Stephen R. Maloney said...

Treva, I certainly accept your explanation of the e-mail confusion. I urge you to reprint all responses that are not from "Anonymous" or use objectionable language.

This has been a very emotionally draining day for me -- and perhaps for you. I will come back in a few minutes and write you a proper reply.

An hour or so I put up a pciture of me and my 5-year-old granddaughter, Claire. Then, I thought, "This is blankety-blank Iternet," with 95% good people and 5% creeps. So I took the picture down. I don't think my daughter, slightly older than you, would want it up, even though she knows it should certainly be someone's right to do so. So down it came.

It's a tough world, but there are things we can do to make it better, and I certainly think you're doing some of those things.

I have five daughters and a total of 9 grand-children, with more to come!

I'll be back shortly.

Stephen R. Maloney said...

Treva, you're right I don't know a whole lot about you. I know the Greenville-Spartanburg area, and I know evangelical life is general (which may not relate a lot to evangelical life in particular). I also know about young mothers, since most of my duaghters are such. I also know about being a child, although not of the female "persuasion."

I realize you're fairly new to the blogosphere, which can a source of joy and of many new friendships -- and can also be downright exasperating & sometime even scary.

I'm sure you do an excellent job with your children, whom I'm sure are pretty much your life (aside from blogging). My fictional version of an evangelical home-schooling situation probably has no application to you or your situation.

I am very, very good at "reading" people, although I admit the essence of a person is unique and almost unknowable. I saw early great potential and strength in you, and I'd like to encourage you to remain active -- and even run for office if the opportunity arises.

I go after people like the Romans because they do great damage to the world that I inhabit. Their one day defection was a call for attention, and I gave them some they didn't want. They're people who diminish the world by their presence in it.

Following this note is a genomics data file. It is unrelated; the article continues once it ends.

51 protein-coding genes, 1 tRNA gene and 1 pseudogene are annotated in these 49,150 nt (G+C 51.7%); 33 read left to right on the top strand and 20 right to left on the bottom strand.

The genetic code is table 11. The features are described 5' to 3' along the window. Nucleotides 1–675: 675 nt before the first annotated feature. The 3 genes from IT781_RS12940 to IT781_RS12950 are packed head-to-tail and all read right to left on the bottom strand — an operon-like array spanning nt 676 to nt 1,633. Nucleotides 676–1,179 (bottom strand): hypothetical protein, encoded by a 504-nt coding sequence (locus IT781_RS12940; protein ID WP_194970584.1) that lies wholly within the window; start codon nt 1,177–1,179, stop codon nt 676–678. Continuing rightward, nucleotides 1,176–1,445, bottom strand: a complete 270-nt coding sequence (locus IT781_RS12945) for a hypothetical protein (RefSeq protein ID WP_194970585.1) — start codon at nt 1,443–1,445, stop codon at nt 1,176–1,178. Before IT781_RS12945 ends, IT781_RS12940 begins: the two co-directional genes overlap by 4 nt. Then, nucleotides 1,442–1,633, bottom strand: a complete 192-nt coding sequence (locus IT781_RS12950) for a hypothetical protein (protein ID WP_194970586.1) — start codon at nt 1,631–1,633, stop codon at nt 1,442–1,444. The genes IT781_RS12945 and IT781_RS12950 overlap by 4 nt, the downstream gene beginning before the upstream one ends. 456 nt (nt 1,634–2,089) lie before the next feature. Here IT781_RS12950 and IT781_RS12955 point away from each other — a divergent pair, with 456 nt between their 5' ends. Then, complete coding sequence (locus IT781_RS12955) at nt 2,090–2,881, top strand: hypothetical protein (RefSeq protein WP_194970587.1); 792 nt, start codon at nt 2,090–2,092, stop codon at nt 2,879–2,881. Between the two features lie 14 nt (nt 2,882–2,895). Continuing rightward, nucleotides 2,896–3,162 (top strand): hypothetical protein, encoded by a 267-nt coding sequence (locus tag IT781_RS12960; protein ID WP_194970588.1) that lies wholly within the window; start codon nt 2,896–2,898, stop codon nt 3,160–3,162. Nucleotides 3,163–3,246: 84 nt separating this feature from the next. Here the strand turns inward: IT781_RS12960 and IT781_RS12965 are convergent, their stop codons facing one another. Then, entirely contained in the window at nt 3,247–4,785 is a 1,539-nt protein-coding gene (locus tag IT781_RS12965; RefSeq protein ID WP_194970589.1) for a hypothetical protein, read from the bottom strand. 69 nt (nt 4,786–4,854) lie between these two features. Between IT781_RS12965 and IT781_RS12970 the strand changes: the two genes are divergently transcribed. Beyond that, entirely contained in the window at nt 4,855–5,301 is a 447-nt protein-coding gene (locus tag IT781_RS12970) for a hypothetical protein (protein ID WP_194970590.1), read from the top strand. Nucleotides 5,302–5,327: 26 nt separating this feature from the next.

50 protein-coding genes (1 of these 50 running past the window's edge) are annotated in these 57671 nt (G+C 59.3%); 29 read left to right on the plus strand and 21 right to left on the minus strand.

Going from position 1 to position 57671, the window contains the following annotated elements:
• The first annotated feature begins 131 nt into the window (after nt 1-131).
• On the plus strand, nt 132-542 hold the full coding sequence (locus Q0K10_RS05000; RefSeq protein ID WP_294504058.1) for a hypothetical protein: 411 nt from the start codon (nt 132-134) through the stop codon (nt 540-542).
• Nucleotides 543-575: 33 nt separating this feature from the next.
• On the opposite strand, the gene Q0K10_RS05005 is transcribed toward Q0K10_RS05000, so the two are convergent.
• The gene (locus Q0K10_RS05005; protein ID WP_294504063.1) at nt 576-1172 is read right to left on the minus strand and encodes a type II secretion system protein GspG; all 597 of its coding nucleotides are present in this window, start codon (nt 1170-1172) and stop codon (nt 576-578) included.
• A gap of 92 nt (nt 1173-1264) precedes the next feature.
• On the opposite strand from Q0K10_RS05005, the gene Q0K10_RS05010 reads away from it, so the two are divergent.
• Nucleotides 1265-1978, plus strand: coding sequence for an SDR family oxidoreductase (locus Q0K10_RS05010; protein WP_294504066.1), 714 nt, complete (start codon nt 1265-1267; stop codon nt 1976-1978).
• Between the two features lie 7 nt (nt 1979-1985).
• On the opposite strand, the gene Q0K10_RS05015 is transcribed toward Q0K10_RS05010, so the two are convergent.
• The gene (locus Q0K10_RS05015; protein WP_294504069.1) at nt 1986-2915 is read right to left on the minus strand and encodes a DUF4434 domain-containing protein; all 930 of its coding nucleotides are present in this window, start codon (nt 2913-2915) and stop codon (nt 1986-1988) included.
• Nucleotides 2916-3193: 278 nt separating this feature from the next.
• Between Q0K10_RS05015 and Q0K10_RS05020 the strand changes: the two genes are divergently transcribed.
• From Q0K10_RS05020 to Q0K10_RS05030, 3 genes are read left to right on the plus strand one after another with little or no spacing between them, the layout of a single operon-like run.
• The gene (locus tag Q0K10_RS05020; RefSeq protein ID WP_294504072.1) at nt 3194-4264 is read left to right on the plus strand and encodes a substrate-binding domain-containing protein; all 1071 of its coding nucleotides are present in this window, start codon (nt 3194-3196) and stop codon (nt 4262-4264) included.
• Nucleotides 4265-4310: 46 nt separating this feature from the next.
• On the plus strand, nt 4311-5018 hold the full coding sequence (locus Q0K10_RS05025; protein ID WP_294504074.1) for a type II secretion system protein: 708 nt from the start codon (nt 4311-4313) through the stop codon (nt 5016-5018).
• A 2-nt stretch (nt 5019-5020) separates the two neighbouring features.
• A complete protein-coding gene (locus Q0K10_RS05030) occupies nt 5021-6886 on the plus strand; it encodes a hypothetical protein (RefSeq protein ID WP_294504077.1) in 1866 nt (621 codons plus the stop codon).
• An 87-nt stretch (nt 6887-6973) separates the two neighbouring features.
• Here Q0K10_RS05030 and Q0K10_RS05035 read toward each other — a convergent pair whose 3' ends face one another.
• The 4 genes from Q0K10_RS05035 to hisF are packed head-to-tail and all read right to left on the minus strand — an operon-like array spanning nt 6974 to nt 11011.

And they're evangelicals (Catholic version). If a person like you criticizes them even mildly, you will lose status, so it's easier to remain silent. Larry cautions against acrimony, but their acrimony is somehow okay.

That is not a position you want to be in. It's not a message you want to send your daughters, because you want their lives to be ones of honesty and moral purpose.

In a way,when you hit your 40s (gulp) I want you to be Sarah Palin. She turned in the state party chairman and the attorney general for ethics violations. That just isn't done, just it isn't done when it comes to having one evangelical criticize another.

You and I should be great allies. Maybe it just isn't meant to happen. But why? Because I won't admire the emperor's new clothes?

You don't admire the emperor's new clothes either, because he doesn't have any. But it costs me nothing (well, almost nothing) to say so, whereas it certainly would cost you a lot of social disapproval.

You imply that I understimate you. Maybe I do, but I actually have a high estimation of you. Life tends to begin truly defining itself around 40, not 29. Hey, you've got 11 years.

If you go the Huckabee blog page, you'll notice various comments. One man says that Mike's Willie Nelson music is the path to perdition. Another man says that Hillary Clinton (Hillary???) is going to participate in the persecution of hundreds of Christians. You won't find the Romans there, but they'd fit right in.

Many evangelicals have told me that if Mike doesn't get the nomination, they will take their ball and go home. I'm at the point, Treva, where I'm ready to say, "Take your ball and leave, and don't come back."

I think many people (especially in the North and West) think of people like the Willie Nelson man and the Hillary Persecution Man as the heart of evangelical Christianity. That is really really until the evangelical movement kicks them out, symbolically if not literally. It also need to kick out the Romans, who are such "good" (bland, conformist, self-absorbed) people.

I want Christians like Sarah Palin who almost never talks about it. She just lives it every minute of every day.

You may have read about the poll that say 92% of the American people think a qualified woman (your daughters someday?) could get their vote. It appears that a big chunk of the 8% against a woman president are evangelical Protestant women. Shameful

Tell your daughters that you expect one of them, and perhaps both, to grow up to be President.

steve maloney

Larry Perrault said...

Steve: I never said anyone's acrimony was OK. I stopped by The Maritime Sentry today for less than a minute. You and I have been dialoging for weeks.

I suppose I should credit you because I think you really believe the things you reflexively say about people.

It's very typical that there is an element in the population that somewhat resembles those things that we strongly disdain.

But, hastily pasting those templates onto people, especially people that you haven't at least had a few coffees or beers with, 1) is often misdirected. And 2) regardless, usually only serves the purpose of scuttling any productive cooperation on a worthy venture.

I think you've been about a worthy venture since you contacted me. I would like you to hold the door open as long as possible to give people the opportunity to join it.